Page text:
16. Manabe, Shunshō 真鍋俊照. 1999. Jakyō tachikawaryū 『邪教・立川流』 [Heresy: Tachikawaryū]. Tokyo: Chikuma-shobō.Google Scholar
  17. Miller, Barbara Stoler, trans. 1996. Yoga: Discipline of Freedom: The Yoga Sutra Attributed to Patanjali. Berkeley: University of California Press.Google Scholar
  18. Nishida, Kimiaki 西田公昭. 1995. Maindo kontorōru to wa nani ka 『マインドコントロールとは何か』 [What is Mind Control?]. Tokyo: Kinokuniyashoten.Google Scholar
  19. Python, Pierre. 1973. Vinaya-Viniścaya-Upāli-Pariprcchā. Paris: Adrien-Maisonneuve.Google Scholar
  20. Sahoda, Tsuruji 佐保田鶴治. 1980. Kaisetsu yōgasūtora 『ヨーガスートラ解説』 [Commentary on Yoga Sūtra]. Tokyo: Hirakawa shuppansha.Google Scholar
  21. Sangpo, Lama Khetsun, and Shin’ichi Nakazawa 中沢新一. 1981. Niji no kaitei: Chibetto mikkyō no meisō shugyō 『虹の階梯:チベット密教の瞑想修行』 [The Ladders of Rainbow: The Practice of Meditation in Tibetan Esoteric Buddhism]. Tokyo: Hirakawa shuppansha.Google Scholar
  22. Shimazono, Susumu 島薗進. 1995a. Oumu shinrikyō no kiseki 『オウム真理教の軌跡』 [The Traces of Aum Shinrikyō], 31. Tokyo: Iwanami-shoten.Google Scholar
  23. ———. 1995b. In the Wake of Aum: The Formation and Transformation of a Universe of Belief. Trans. Robert Kisala. Japanese Journal of Religious Studies 22 (3–4): 381–415.Google Scholar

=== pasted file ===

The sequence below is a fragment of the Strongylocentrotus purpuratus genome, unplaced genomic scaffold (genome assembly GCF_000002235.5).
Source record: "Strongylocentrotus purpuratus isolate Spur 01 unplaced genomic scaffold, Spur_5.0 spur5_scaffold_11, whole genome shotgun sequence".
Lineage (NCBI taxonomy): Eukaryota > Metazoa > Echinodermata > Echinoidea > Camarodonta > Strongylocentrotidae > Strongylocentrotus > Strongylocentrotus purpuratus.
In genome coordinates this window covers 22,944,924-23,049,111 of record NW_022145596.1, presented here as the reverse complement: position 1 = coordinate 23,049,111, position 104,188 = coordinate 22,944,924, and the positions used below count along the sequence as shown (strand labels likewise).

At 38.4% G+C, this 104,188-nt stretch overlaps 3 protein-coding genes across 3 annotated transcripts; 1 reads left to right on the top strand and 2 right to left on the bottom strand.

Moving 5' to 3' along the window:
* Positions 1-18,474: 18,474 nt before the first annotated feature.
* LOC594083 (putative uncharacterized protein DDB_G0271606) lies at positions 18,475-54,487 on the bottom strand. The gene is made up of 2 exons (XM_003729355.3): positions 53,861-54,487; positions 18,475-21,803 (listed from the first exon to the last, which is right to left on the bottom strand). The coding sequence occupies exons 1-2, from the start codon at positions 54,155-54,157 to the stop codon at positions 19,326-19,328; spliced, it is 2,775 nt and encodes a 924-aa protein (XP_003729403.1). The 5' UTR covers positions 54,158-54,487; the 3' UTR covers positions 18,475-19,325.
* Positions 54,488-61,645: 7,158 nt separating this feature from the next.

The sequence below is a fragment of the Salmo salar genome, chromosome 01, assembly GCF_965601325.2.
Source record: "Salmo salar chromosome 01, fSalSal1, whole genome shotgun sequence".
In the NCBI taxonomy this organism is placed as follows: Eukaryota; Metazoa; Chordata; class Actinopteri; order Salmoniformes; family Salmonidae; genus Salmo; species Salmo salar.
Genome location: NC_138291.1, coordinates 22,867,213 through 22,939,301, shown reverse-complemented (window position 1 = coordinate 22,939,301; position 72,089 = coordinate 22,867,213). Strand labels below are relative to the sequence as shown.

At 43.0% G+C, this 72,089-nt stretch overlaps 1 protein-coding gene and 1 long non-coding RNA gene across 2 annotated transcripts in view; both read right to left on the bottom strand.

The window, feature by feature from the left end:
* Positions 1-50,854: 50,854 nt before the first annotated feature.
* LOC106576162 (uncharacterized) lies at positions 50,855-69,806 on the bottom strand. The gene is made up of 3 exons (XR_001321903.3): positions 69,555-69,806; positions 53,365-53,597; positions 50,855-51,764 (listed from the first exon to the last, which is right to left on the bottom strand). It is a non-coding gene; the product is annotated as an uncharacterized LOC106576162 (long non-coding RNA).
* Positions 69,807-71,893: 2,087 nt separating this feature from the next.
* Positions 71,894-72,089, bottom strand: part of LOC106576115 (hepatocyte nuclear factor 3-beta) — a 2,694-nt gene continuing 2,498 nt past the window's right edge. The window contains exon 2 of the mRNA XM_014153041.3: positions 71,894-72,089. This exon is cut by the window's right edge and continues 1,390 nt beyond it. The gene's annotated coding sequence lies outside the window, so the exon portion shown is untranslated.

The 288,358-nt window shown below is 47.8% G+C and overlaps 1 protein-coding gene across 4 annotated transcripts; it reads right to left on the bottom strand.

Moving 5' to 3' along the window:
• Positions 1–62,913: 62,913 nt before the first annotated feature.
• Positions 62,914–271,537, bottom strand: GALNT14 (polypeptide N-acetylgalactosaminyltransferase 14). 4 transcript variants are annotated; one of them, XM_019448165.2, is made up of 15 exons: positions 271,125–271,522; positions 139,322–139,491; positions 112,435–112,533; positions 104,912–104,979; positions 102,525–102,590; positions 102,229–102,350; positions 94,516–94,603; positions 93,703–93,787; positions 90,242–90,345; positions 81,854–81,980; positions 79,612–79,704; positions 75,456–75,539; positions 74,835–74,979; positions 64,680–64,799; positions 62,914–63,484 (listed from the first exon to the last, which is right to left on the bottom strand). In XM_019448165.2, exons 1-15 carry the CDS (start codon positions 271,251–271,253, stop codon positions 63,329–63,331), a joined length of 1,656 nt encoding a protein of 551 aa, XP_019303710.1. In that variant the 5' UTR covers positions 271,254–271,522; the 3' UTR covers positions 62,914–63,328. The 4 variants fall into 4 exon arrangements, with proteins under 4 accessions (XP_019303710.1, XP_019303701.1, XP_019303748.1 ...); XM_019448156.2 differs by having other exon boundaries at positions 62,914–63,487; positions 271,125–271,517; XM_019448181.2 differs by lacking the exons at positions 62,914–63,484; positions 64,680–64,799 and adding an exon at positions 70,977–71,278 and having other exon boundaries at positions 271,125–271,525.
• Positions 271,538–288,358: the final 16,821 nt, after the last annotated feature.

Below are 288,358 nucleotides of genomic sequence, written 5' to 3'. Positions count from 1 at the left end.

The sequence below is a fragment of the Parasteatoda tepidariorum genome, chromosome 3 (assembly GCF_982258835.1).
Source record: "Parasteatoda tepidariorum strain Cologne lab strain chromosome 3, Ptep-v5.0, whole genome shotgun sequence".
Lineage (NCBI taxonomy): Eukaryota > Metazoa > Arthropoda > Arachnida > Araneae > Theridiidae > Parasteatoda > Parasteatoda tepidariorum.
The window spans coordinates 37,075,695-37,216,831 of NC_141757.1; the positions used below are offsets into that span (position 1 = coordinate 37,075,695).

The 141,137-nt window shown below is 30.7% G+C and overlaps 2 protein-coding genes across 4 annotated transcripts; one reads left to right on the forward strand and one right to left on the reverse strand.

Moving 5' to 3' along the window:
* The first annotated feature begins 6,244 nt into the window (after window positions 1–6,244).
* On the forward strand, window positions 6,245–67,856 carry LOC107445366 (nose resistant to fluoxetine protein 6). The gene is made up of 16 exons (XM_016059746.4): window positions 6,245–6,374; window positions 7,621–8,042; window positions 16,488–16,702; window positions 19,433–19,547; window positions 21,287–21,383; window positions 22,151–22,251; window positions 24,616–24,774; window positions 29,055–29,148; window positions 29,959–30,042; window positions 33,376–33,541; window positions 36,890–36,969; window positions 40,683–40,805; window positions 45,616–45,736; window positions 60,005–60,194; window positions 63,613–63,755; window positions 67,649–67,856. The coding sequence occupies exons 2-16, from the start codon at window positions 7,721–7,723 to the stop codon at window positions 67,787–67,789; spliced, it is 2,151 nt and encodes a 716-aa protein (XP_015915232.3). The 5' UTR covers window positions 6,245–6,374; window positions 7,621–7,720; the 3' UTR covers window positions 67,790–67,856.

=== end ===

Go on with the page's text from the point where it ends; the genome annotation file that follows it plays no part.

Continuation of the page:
24. ———. 1997. Gendai Shūkyō no kanōsei: Ōmu shinrikyō to bōryoku 『現代宗教の可能性—オウム真理教と暴力』 [Possibilities of Contemporary Religions: Aum Shinrikyō and Violence]. Tokyo: Iwanami shoten.Google Scholar
  25. Tachikawa, Musashi 立川武蔵. 1980. Hindū no kamigami 『ヒンドゥーの神々』 [Hindu Gods]. Tokyo: Serika Shobō.Google Scholar
  26. Takahashi, Hidetoshi 高橋英利. 1996. Ōmu kara no kikan 『オウムからの帰還』 [The Return from Aum]. Tokyo: Sōshisha.Google Scholar
  27. Takai, Shiomi 高井志生海. 1985. Saishūtekina risōkoku wo kizukutameni kami wo mezasu chōnōryokusha「最終的な理想国を築くために神をめざす超能力者」 [The Adept who Becomes God to Create the Perfect Society]. Towairaitosōn 『トワイライトゾーン』 [Twilight Zone] 120: 118–123.Google Scholar
  28. Takashima, Jun 高島淳. 1986. Kashimīru shiva-ha ni okeru upaya to saktipata no taikei 「カシミール・シヴァ派におけるupayaとsaktipataの体系」 [The System of Upāya and Šaktipāta in Kashmir Śaivism]. Shūkyō Kenkyū 『宗教研究』 270: 55–84.Google Scholar
  29. Takimoto, Taro 滝本太郎, and Tatsuya Nagaoka 永岡辰哉, eds.. 1995. Maindo kontorōru kara nogarete: Ōmu shinrikyō dakkaisha tachi no taiken 『マインド・コントロールから逃れて:オウム真理教脱会者たちの体験』 [Escaping from Mind Control: The Experiences of Former Members of Aum Shinrikyō]. Tokyo: Kōyū Shuppan.Google Scholar
  30. Tanaka, Kimiaki 田中公明. 1993. Chibetto mikkyō 『チベット密教』 [Tibetan Esoteric Buddhism]. Tokyo: Shunjūsha.Google Scholar
  31. Tatz, Mark, trans. 1994. The Skill-in-Means (Upāyakauśalya) Sūtra. 1994. Delhi: Motilal Banarsidass.Google Scholar
  32. Watanabe, Manabu. 2005. Aum Shinrikyō. In Macmillan Encyclopedia of Religion, vol. 2, 2nd ed., 631–663. New York: Macmillan/Palgrave.Google Scholar
  33. ———. 2007. Religious Violence amid Love, Compassion, and Hate: A Response to Prof. Mark Juergensmeyer. In Religion and Society: An Agenda for the 21st Century, ed. Gerrie ter Haar and Yoshio Tsuruoka, 29–39. Leiden: E. J. Brill.CrossRefGoogle Scholar

Copyright information

© Springer Nature B.V. 2019

Authors and Affiliations

  • Manabu Watanabe
    • 1
  1. 1.Nanzan UniversityNagoyaJapan

Personalised recommendations